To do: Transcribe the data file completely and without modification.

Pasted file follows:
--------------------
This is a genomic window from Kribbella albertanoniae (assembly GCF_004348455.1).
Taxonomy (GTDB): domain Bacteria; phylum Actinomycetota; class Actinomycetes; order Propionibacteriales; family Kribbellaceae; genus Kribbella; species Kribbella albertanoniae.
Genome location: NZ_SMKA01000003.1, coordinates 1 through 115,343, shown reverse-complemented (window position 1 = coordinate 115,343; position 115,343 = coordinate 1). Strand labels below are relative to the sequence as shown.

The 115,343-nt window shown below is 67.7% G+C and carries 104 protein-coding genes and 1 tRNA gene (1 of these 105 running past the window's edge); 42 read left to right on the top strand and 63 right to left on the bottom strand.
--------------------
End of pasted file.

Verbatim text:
This is a genomic window from Kribbella albertanoniae (assembly GCF_004348455.1).
Taxonomy (GTDB): domain Bacteria; phylum Actinomycetota; class Actinomycetes; order Propionibacteriales; family Kribbellaceae; genus Kribbella; species Kribbella albertanoniae.
Genome location: NZ_SMKA01000003.1, coordinates 1 through 115,343, shown reverse-complemented (window position 1 = coordinate 115,343; position 115,343 = coordinate 1). Strand labels below are relative to the sequence as shown.

The 115,343-nt window shown below is 67.7% G+C and carries 104 protein-coding genes and 1 tRNA gene (1 of these 105 running past the window's edge); 42 read left to right on the top strand and 63 right to left on the bottom strand.